Libya’s election commission has scheduled a constitutional referendum next year, but has asked the government for $28.7 million.
On Thursday, chairman of the High National Elections Commission, Emad al-Sayah said without the funding to boost its ‘zero’ budget, it cannot plan to prepare for the referendum and later elections.
“The second issue is the issue of funding. We have spoken to His Excellency the President at the Presidential Council at the Government of National Accord on December 3, regarding the necessity of establishing a special budget of 40 million dinars ($28.7 million) dedicated to the execution of this matter (the referendum). Some might question this number, given that it is a large one. But we shall explain why this number is needed for the execution of this process”, al-Sayah said.
Some might question this number, given that it is a large one. But we shall explain why this number is needed for the execution of this process.
According to him from a technical point of view, such a constitutional referendum could have been held as early as February, if a budget had been allocated. However, he added that technical equipment and ballot materials still needed to be imported.
A draft constitution has been drawn up to be put to a referendum, but it is not clear how that would work ahead of a national conference planned for early 2019 to discuss possible election protocol.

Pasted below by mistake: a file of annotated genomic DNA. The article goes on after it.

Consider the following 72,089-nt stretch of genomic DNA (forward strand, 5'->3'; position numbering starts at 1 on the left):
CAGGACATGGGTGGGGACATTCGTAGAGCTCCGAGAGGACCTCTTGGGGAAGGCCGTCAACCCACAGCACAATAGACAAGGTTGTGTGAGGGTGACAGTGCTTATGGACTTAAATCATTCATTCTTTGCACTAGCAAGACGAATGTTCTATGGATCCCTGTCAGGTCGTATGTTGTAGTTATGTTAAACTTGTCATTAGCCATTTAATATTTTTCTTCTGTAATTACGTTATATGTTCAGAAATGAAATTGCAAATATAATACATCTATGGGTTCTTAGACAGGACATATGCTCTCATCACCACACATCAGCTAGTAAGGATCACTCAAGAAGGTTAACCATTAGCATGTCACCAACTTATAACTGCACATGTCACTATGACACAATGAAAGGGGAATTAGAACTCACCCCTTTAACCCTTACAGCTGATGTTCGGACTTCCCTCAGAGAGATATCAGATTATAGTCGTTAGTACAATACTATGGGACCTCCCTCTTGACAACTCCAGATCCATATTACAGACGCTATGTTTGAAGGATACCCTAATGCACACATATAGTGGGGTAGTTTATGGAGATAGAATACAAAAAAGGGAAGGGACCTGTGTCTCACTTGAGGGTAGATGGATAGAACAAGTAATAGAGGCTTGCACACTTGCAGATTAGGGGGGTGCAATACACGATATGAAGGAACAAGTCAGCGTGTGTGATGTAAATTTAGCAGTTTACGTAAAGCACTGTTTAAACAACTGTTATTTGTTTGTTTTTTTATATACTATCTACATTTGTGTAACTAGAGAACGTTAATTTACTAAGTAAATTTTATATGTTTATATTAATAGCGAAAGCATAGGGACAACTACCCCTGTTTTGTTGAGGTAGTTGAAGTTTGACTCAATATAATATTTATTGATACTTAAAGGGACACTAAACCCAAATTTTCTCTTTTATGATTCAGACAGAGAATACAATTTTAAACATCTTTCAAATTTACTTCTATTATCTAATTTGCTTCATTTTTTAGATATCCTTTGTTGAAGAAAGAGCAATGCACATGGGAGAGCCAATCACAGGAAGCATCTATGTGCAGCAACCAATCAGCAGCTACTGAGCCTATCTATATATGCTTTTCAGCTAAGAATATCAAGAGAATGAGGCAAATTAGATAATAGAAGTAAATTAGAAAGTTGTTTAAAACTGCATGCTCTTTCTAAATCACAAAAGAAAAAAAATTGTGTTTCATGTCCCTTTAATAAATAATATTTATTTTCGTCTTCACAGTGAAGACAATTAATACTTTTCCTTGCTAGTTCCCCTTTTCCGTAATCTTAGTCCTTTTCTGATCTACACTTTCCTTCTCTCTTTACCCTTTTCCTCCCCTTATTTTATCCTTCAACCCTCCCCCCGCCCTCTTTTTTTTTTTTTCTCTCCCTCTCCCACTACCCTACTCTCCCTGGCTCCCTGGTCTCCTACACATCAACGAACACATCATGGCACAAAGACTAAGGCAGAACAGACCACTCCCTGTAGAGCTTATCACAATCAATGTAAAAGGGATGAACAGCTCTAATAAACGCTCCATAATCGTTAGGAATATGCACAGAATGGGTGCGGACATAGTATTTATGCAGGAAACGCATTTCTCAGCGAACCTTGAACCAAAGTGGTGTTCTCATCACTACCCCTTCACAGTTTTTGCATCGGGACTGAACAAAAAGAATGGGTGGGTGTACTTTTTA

“The fourth condition, which is also the most important condition for the commission, is related to the national mourning of May 2 that followed the terrorist attack on the commission, where we lost many of our kind colleagues. Therefore, security is our top concern, even before electoral decisions. The commission will henceforth not take any further steps without securing the safety and protection of its members, offices, and branches across Libya”, he added.
Last week, the internationally recognized parliament, the House of Representatives, passed a law billed as first step for the constitutional vote and elections, but the details remain unclear.
The United Nations had previously accused the assembly of obstructing the vote.
Western powers and the U.N. hope Libya will hold a national election by June after a referendum on a constitutional framework to chart a path out of a conflict arising from the overthrow of Muammar Gaddafi in 2011.
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